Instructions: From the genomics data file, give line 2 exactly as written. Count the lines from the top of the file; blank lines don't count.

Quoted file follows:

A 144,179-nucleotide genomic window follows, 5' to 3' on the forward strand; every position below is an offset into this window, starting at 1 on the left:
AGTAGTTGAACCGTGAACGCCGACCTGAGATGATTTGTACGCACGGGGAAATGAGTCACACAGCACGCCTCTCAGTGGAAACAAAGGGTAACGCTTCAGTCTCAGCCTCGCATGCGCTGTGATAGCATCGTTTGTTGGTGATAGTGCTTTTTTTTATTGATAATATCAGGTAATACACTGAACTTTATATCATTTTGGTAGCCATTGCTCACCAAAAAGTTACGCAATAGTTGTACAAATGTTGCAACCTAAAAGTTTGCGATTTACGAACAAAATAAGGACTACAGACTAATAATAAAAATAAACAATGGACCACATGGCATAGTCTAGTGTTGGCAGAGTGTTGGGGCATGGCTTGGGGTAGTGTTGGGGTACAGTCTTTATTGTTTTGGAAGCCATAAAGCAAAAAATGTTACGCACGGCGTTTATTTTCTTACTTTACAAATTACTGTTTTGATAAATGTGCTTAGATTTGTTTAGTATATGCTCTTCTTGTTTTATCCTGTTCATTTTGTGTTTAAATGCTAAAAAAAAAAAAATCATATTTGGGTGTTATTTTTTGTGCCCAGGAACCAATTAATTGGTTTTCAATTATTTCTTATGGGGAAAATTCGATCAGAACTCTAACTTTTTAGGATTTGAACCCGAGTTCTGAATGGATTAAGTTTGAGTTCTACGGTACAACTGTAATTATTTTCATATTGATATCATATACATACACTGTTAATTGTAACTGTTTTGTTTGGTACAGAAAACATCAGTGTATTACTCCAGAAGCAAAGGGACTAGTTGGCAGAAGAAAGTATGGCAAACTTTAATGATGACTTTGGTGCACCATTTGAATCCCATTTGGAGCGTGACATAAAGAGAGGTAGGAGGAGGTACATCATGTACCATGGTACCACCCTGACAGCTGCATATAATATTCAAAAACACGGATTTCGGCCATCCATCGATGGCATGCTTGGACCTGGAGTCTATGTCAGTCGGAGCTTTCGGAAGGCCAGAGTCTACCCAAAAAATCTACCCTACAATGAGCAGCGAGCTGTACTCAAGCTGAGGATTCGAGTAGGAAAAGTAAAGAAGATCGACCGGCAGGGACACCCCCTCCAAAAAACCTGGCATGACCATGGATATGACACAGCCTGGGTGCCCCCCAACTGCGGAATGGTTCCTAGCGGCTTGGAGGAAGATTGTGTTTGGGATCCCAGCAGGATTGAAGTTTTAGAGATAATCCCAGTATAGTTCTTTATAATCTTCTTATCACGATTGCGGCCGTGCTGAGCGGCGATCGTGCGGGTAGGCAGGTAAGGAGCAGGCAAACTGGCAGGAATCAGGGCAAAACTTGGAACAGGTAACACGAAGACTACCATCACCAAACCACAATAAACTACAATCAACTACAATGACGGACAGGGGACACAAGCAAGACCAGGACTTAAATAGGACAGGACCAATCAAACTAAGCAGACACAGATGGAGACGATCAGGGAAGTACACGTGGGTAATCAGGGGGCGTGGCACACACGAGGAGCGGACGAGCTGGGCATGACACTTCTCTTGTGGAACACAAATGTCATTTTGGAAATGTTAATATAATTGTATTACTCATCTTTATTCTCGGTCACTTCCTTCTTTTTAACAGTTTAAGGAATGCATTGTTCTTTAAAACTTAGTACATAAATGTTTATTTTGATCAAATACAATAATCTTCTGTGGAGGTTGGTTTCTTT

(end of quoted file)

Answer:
AGTAGTTGAACCGTGAACGCCGACCTGAGATGATTTGTACGCACGGGGAAATGAGTCACACAGCACGCCTCTCAGTGGAAACAAAGGGTAACGCTTCAGTCTCAGCCTCGCATGCGCTGTGATAGCATCGTTTGTTGGTGATAGTGCTTTTTTTTATTGATAATATCAGGTAATACACTGAACTTTATATCATTTTGGTAGCCATTGCTCACCAAAAAGTTACGCAATAGTTGTACAAATGTTGCAACCTAAAAGTTTGCGATTTACGAACAAAATAAGGACTACAGACTAATAATAAAAATAAACAATGGACCACATGGCATAGTCTAGTGTTGGCAGAGTGTTGGGGCATGGCTTGGGGTAGTGTTGGGGTACAGTCTTTATTGTTTTGGAAGCCATAAAGCAAAAAATGTTACGCACGGCGTTTATTTTCTTACTTTACAAATTACTGTTTTGATAAATGTGCTTAGATTTGTTTAGTATATGCTCTTCTTGTTTTATCCTGTTCATTTTGTGTTTAAATGCTAAAAAAAAAAAAATCATATTTGGGTGTTATTTTTTGTGCCCAGGAACCAATTAATTGGTTTTCAATTATTTCTTATGGGGAAAATTCGATCAGAACTCTAACTTTTTAGGATTTGAACCCGAGTTCTGAATGGATTAAGTTTGAGTTCTACGGTACAACTGTAATTATTTTCATATTGATATCATATACATACACTGTTAATTGTAACTGTTTTGTTTGGTACAGAAAACATCAGTGTATTACTCCAGAAGCAAAGGGACTAGTTGGCAGAAGAAAGTATGGCAAACTTTAATGATGACTTTGGTGCACCATTTGAATCCCATTTGGAGCGTGACATAAAGAGAGGTAGGAGGAGGTACATCATGTACCATGGTACCACCCTGACAGCTGCATATAATATTCAAAAACACGGATTTCGGCCATCCATCGATGGCATGCTTGGACCTGGAGTCTATGTCAGTCGGAGCTTTCGGAAGGCCAGAGTCTACCCAAAAAATCTACCCTACAATGAGCAGCGAGCTGTACTCAAGCTGAGGATTCGAGTAGGAAAAGTAAAGAAGATCGACCGGCAGGGACACCCCCTCCAAAAAACCTGGCATGACCATGGATATGACACAGCCTGGGTGCCCCCCAACTGCGGAATGGTTCCTAGCGGCTTGGAGGAAGATTGTGTTTGGGATCCCAGCAGGATTGAAGTTTTAGAGATAATCCCAGTATAGTTCTTTATAATCTTCTTATCACGATTGCGGCCGTGCTGAGCGGCGATCGTGCGGGTAGGCAGGTAAGGAGCAGGCAAACTGGCAGGAATCAGGGCAAAACTTGGAACAGGTAACACGAAGACTACCATCACCAAACCACAATAAACTACAATCAACTACAATGACGGACAGGGGACACAAGCAAGACCAGGACTTAAATAGGACAGGACCAATCAAACTAAGCAGACACAGATGGAGACGATCAGGGAAGTACACGTGGGTAATCAGGGGGCGTGGCACACACGAGGAGCGGACGAGCTGGGCATGACACTTCTCTTGTGGAACACAAATGTCATTTTGGAAATGTTAATATAATTGTATTACTCATCTTTATTCTCGGTCACTTCCTTCTTTTTAACAGTTTAAGGAATGCATTGTTCTTTAAAACTTAGTACATAAATGTTTATTTTGATCAAATACAATAATCTTCTGTGGAGGTTGGTTTCTTT